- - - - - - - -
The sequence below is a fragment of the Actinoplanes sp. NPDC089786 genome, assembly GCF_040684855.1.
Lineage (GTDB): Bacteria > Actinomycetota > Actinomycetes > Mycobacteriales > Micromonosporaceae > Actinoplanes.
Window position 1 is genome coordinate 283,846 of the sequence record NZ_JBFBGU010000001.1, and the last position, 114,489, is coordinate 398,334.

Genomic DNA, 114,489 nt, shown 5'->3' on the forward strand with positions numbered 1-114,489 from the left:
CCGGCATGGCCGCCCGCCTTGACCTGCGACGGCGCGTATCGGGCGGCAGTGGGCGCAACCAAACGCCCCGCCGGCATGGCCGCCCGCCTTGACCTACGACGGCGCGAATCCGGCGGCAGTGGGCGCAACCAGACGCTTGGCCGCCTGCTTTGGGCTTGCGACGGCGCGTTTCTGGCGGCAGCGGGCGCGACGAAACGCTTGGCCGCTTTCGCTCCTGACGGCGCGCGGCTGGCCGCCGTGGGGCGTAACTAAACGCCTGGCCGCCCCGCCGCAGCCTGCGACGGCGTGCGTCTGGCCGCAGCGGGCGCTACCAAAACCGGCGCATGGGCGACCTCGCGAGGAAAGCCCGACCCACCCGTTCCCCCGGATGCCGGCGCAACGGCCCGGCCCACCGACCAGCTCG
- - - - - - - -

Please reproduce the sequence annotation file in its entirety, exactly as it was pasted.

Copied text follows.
The sequence below is a fragment of the Actinoplanes sp. NPDC089786 genome, assembly GCF_040684855.1.
Lineage (GTDB): Bacteria > Actinomycetota > Actinomycetes > Mycobacteriales > Micromonosporaceae > Actinoplanes.
Window position 1 is genome coordinate 283,846 of the sequence record NZ_JBFBGU010000001.1, and the last position, 114,489, is coordinate 398,334.

Genomic DNA, 114,489 nt, shown 5'->3' on the forward strand with positions numbered 1-114,489 from the left:
CCGGCATGGCCGCCCGCCTTGACCTGCGACGGCGCGTATCGGGCGGCAGTGGGCGCAACCAAACGCCCCGCCGGCATGGCCGCCCGCCTTGACCTACGACGGCGCGAATCCGGCGGCAGTGGGCGCAACCAGACGCTTGGCCGCCTGCTTTGGGCTTGCGACGGCGCGTTTCTGGCGGCAGCGGGCGCGACGAAACGCTTGGCCGCTTTCGCTCCTGACGGCGCGCGGCTGGCCGCCGTGGGGCGTAACTAAACGCCTGGCCGCCCCGCCGCAGCCTGCGACGGCGTGCGTCTGGCCGCAGCGGGCGCTACCAAAACCGGCGCATGGGCGACCTCGCGAGGAAAGCCCGACCCACCCGTTCCCCCGGATGCCGGCGCAACGGCCCGGCCCACCGACCAGCTCG